Try a membership instead of single classes:
Once you’ve found the type of fitness environment you feel resonates with you the most, you may be ready to settle down. Different fitness studios have different ways of doing things so although single classes may seem like the way to go, if you are truly committed to your new fitness journey, you may want to explore doing a membership instead. Where class packages limit you, most memberships give you flexibility to be able to book in advance, get invited to studio events, and not worry about the number of classes you are taking. If you are going daily, then in the long run you will save money, especially if it is a newly founded studio. Founder’s memberships are the cheapest they get – so don’t cancel that.
Negotiate your way to a better price:
If you don’t like to be limited by the boutique fitness space, going to a larger gym could be a better option. Before I had actually been to an Equinox I would talk with my friends about how fancy and expensive it is but in reality, for all the amenities available in the space, Equinox really is not a bad investment. In Los Angeles an Equinox membership is about $180 per month. But if you think about it you get UNLIMITED cycling, yoga, barre, boot camp, treadmill classes and most importantly refrigerated eucalyptus towels. Yes, $180 is steep, but it’s the same value of only six boutique fitness classes at another studio (valued at $30 a pop). If you’re on a budget – Trust me I’ve been going to L.A. Fitness since high school – Then you’re better off getting a membership at 24-Hour, L.A. Fitness, Gold’s Gym, UFC Gym, Planet Fitness, etc., getting your hands on a training guide, and calling it a day.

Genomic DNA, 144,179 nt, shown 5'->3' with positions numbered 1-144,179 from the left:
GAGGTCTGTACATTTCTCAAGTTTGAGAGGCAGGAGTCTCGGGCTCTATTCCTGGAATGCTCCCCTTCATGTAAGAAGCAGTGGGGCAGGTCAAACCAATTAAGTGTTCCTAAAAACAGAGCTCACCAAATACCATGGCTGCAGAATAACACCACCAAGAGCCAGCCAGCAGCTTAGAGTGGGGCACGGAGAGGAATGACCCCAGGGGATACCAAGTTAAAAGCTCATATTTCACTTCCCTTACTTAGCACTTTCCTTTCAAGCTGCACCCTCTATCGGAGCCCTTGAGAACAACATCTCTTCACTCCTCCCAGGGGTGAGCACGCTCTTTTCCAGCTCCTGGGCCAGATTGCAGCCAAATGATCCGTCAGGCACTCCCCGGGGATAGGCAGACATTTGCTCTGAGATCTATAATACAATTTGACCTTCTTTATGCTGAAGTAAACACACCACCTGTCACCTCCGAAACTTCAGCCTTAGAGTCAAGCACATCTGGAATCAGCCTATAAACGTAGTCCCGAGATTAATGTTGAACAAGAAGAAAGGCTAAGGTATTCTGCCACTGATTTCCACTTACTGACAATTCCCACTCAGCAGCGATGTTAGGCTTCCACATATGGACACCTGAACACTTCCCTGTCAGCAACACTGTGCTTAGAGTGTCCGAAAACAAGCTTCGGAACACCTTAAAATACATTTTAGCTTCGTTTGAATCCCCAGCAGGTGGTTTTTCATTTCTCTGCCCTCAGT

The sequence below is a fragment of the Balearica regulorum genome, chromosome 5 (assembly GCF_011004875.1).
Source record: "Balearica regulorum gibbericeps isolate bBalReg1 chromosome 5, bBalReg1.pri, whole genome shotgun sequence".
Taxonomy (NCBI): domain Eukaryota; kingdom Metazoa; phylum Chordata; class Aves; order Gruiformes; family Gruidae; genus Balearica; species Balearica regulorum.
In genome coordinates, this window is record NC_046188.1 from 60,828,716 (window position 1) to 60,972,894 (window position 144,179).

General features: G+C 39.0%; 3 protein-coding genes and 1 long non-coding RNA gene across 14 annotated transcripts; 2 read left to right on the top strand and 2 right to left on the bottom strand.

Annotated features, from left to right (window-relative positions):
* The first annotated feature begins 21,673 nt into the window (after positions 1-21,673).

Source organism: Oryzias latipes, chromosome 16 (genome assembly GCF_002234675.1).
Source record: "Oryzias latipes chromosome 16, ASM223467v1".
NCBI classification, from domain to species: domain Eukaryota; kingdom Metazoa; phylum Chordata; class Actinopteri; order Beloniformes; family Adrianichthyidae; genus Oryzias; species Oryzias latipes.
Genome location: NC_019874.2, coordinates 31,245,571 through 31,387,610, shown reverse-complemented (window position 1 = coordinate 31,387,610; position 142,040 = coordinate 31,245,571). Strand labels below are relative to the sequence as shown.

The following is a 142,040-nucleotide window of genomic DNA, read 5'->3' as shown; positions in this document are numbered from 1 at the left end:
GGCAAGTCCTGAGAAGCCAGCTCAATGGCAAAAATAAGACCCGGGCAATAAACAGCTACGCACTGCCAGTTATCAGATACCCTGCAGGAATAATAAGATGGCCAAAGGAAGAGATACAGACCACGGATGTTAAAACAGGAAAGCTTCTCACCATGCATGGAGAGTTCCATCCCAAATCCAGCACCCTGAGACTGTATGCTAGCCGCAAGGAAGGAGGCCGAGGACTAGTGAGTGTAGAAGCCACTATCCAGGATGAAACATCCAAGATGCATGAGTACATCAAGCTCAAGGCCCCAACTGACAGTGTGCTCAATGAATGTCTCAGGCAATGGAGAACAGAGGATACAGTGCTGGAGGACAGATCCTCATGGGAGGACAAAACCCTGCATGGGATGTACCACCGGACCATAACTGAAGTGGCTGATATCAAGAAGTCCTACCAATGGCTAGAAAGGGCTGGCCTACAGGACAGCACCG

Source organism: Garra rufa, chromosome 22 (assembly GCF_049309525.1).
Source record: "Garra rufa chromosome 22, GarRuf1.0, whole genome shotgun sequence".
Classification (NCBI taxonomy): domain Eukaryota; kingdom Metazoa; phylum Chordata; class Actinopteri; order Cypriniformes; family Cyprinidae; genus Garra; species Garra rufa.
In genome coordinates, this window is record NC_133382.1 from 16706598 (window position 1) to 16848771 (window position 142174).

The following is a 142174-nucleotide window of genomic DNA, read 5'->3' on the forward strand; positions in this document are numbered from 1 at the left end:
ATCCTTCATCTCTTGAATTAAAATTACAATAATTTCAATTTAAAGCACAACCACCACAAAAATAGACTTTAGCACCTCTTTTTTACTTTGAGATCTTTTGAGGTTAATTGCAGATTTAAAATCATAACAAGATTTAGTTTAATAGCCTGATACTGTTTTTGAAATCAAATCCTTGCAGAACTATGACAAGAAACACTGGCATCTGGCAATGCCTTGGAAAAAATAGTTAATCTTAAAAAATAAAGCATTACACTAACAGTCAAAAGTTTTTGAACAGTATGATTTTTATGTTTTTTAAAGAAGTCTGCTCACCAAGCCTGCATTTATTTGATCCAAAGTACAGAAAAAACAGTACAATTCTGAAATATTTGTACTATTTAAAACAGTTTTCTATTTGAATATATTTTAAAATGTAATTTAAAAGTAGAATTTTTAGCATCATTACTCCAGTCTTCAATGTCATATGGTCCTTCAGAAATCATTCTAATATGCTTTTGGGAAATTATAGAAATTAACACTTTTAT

Ask for a manager, sit them down and talk to them about how you want the same membership as your friend that pays 29.00/month and gets to bring in two guests every time she goes (You’re welcome). Don’t budge and keep chatting with them until they can get you to a price that you deem fair, not them. If they don’t want to help you tell them you are going to their competitor next door to see what they can offer. If they don’t give you what you want then, leave and come back the next day to potentially chat with another person. Or not. Your choice. Only thing I can say, is try and go before the hustle and bustle of the new year. Within this week in December you may find some waived deposits at the big box gyms.
In any event, the fact that you are choosing to lead a healthier lifestyle this New Year should be enough of an event to get you absolutely excited about the weeks to come. There are a lot of people that have negative feelings about this time of year because people claim to want to reinvent themselves or set really crazy goals. There is nothing wrong with that, but this year, my personal challenge to you is to try and make sure your goals are sustainable, measurable, attainable, realistic, and timely.
For more tips on fitness related new-years resolutions, follow me at @milamarianaa